Stevie Wonder on stage in Hyde Park, London. Photo: Samir Hussein/Redferns © Samir Hussein/Redferns
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There were two ironies attached to Stevie Wonder’s 40th anniversary revival of his album Songs in the Key of Life at the British Summer Time festival in Hyde Park. The first was raised by Wonder in a speech to the audience of 65,000 at the start when he spoke of his mixed feelings at the 1976 double album’s continuing significance. Songs addressing racial injustice in the US 40 years ago still resonate in the current era of Black Lives Matter, a fact that “hurts my heart”, Wonder said.

The other irony was unspoken. Over the course of a marathon set lasting almost four hours, the 66-year-old gave a tireless display of his musical gifts. He sang with undimmed vigour, overcoming the sore throat he revealed himself to be suffering, and played his piano, keyboard and harmonica with fluent vamps and inventive jamming. But those same skills have not received sustained expression in the recording studio for a long time: not since Songs in the Key of Life to be precise.

Almost 50 musicians and singers were required to help him bring this magnum opus to life. The opening summed up its scope. “Love’s in Need of Love Today” was warm and churchy, Wonder’s voice growing more impassioned as the tempo built, ending with him merging into the music with a passage of scat singing. “Have a Talk with God” translated the theme of religious worship to slinky funk. Then Wonder stood up from his keyboards to sing “Village Ghetto Land”, a hellish vision of African-American impoverishment dignified by classical violin arrangements played by a string section.

“Tell me, would you still be happy in 2016 in Village Ghetto Land?” Wonder sang pointedly at its conclusion. When he wrote the song in 1975, it was on the back of a run of albums that rank among the finest in pop’s canon (Music of My Mind, Talking Book, Innervisions). But despair at the divided state of the US and music’s capacity to change it led him to consider retiring to Ghana to work with disabled children. His record label Motown dissuaded him with a mammoth $37m deal, the first fruit of which was Songs in the Key of Life.

The album’s determination to find the best in even the most dire situation was enhanced at Hyde Park by mellow early evening sunshine; the rays that emerged from behind a passing cloud at the conclusion of “Pastime Paradise” were particularly well timed. Jaunty celebrations of African-American identity such as “Ebony Eyes”, played by Wonder with barrelhouse gusto at an upright piano, contrasted with more direct examples of political engagement, such as when the driven funk of “Black Man” ended with backing singers and horn section raising their fists in a black power salute.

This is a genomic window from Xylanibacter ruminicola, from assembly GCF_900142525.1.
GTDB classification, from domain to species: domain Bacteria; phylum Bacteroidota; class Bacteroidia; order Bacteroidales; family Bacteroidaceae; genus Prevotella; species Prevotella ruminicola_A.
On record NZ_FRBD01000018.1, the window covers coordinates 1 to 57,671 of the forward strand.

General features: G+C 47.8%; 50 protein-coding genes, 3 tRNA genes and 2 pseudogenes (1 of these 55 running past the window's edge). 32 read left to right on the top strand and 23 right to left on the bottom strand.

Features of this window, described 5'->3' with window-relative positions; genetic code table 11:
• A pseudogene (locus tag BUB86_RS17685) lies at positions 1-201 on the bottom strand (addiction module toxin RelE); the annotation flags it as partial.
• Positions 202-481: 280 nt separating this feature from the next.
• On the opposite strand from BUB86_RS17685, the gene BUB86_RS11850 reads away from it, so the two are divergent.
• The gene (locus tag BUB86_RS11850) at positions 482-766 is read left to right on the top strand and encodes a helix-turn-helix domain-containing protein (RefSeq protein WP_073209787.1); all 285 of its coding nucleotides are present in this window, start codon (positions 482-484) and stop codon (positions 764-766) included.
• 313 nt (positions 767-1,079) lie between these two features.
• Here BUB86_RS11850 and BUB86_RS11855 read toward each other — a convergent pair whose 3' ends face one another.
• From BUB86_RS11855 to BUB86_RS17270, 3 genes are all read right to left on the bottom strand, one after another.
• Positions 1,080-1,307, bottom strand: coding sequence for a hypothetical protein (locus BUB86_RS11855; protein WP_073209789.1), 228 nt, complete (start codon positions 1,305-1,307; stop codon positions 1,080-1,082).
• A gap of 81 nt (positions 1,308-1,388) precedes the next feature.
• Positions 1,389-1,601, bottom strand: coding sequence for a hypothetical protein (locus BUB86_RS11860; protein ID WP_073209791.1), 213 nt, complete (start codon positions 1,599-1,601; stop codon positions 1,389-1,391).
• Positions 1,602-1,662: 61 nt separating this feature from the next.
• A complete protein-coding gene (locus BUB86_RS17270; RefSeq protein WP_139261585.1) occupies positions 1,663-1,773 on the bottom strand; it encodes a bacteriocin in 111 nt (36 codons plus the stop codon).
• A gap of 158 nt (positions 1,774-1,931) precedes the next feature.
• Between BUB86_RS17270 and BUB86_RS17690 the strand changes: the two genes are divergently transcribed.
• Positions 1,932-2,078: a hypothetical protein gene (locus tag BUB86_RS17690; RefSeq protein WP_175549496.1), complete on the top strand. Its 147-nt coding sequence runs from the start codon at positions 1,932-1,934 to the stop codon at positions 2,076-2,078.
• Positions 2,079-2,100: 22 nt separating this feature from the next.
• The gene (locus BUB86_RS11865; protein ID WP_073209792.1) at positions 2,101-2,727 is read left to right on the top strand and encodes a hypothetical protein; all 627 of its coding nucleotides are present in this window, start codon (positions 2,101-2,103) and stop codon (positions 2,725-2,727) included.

“Isn’t She Lovely”, which began the second half of the set after an interval, was a taste of the sentimentality that has come to dominate Wonder’s songwriting in later decades, a catchy but sickly-sweet ode to his then-infant daughter. An enjoyable but hokey series of turns by his six backing vocalists, each ripening in the limelight with a wild burst of showy singing, hinted at the indulgence that has also blunted his music-making.

But the highlights were peerless. “Joy Inside My Tears” was the most striking, a formidable soul number about emotional salvation sung with such intense commitment by Wonder that he moved himself to tears. For all his good humour, cracking jokes in a bad Cockney accent (“Bring me a pint!”), it was impossible to ignore the personal obstacles he has had to overcome — all too evident in the way he groped for a microphone on his grand piano or was led carefully to the lip of the stage by a musician.

For a sightless man to command a concert on this scale was an extraordinary act of resilience. Moving from the Hispanic lilt of “Ngiculela — Es Una Historia” to a fierce cover of The Box Tops’ “The Letter”, Wonder reeled off bluesy riffs and solos on the harpejji, an obscure electric stringed instrument, while directing his band with hand gestures and encouraging the audience to sing along. Touch and hearing filled the absence of the sense of sight. Feel for music was paramount.

He ended with a brief tribute to Prince and a medley of hits such as “Superstition”. The new songs he promised at the start of the set did not materialise. Perhaps that should be taken as a bad sign. But in the spirit of the boundless optimism of Songs in the Key of Life, I choose to hope that his new recordings will summon the dynamism of his stage show.

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